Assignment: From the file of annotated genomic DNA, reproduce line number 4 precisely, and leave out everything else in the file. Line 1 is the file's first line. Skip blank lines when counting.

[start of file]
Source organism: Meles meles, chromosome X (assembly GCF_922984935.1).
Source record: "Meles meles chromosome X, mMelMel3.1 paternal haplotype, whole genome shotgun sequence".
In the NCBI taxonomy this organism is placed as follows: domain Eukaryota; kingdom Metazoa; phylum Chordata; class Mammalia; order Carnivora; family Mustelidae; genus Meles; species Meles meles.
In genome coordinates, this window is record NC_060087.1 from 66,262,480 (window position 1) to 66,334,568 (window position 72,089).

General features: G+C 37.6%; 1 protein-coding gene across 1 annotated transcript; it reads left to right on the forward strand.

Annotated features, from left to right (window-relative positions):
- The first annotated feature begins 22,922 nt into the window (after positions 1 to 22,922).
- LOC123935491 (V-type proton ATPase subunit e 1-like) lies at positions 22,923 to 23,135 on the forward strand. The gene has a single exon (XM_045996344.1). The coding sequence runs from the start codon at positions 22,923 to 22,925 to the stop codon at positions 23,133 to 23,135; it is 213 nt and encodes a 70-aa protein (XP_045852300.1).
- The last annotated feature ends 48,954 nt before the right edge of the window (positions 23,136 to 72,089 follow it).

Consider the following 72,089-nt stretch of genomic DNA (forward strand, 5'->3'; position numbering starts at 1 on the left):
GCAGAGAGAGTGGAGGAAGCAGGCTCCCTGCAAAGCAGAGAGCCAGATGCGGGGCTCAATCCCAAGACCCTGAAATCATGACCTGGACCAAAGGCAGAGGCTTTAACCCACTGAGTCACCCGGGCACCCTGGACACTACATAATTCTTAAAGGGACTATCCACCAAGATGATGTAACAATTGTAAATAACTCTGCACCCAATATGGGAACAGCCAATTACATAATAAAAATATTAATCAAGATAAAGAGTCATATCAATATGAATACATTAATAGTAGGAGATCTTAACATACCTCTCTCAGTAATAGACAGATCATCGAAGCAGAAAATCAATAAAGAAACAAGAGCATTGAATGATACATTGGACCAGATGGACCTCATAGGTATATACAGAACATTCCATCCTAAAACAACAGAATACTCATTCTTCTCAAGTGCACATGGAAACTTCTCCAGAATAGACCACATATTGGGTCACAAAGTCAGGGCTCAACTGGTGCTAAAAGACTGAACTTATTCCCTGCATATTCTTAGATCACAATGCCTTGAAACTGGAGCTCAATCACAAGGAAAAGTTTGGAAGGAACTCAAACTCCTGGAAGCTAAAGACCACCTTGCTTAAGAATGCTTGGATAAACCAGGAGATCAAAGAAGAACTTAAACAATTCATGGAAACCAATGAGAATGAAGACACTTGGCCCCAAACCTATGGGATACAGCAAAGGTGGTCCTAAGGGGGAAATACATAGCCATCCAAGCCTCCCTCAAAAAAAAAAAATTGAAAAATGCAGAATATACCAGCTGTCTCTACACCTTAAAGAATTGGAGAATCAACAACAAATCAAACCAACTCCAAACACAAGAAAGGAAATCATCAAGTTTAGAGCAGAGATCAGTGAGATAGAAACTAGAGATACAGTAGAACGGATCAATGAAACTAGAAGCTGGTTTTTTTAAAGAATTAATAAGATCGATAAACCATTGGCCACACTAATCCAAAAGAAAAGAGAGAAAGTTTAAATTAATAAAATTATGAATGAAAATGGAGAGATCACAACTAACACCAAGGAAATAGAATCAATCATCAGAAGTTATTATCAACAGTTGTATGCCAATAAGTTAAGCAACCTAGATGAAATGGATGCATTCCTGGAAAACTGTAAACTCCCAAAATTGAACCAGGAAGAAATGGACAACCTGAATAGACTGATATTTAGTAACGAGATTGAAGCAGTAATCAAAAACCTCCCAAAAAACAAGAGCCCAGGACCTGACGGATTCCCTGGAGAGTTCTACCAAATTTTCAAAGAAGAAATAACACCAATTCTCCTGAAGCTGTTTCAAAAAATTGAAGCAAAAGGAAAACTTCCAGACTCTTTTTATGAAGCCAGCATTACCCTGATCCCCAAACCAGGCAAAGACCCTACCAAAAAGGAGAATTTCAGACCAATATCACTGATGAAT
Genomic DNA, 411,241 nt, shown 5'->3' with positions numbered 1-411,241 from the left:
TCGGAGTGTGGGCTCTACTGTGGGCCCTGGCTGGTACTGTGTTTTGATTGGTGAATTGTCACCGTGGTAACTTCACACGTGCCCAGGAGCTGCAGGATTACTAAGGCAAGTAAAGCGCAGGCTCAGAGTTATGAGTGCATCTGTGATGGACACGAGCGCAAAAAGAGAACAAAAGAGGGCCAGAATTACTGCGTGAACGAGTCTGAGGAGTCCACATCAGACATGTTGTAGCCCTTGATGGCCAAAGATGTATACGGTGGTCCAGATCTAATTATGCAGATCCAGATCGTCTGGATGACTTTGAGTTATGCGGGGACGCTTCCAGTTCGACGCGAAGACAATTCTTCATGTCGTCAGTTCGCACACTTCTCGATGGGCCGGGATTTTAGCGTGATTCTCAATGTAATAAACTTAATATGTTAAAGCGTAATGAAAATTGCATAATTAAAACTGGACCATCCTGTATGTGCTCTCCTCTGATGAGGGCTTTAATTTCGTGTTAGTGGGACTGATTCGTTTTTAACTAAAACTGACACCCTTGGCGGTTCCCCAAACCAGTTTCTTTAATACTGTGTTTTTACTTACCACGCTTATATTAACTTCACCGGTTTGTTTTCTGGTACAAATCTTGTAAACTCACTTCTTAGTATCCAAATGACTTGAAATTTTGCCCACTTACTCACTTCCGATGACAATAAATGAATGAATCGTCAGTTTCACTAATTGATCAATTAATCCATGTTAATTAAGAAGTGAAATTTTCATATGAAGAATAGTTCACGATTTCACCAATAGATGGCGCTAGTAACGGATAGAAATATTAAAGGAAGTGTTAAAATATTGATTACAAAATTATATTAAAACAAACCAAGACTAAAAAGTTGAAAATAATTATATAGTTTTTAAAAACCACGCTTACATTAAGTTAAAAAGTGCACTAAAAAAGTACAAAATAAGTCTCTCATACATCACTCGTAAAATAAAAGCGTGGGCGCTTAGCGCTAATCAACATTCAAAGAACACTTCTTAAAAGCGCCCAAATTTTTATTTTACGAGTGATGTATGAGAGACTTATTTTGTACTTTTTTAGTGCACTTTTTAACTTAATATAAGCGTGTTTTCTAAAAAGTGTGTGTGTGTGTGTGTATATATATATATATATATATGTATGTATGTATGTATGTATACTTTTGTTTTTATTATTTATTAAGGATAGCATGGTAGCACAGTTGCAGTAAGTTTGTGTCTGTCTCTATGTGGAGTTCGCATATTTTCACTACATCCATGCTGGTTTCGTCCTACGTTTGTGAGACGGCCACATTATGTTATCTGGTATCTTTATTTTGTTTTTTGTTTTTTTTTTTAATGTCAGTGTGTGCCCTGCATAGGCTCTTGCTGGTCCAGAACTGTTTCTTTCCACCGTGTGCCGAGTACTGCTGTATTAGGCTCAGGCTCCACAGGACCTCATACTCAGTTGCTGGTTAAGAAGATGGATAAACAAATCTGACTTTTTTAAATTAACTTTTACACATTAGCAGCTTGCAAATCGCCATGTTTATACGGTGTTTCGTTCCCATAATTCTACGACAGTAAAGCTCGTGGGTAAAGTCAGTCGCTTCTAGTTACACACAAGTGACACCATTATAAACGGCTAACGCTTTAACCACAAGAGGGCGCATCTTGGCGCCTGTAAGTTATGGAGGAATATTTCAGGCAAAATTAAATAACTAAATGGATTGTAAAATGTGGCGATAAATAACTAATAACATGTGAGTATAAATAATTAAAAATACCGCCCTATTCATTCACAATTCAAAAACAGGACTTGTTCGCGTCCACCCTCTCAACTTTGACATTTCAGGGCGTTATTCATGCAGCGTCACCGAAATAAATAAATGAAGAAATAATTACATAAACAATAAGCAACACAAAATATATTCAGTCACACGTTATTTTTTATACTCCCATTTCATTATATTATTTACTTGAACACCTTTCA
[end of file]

In genome coordinates, this window is record NC_060087.1 from 66,262,480 (window position 1) to 66,334,568 (window position 72,089).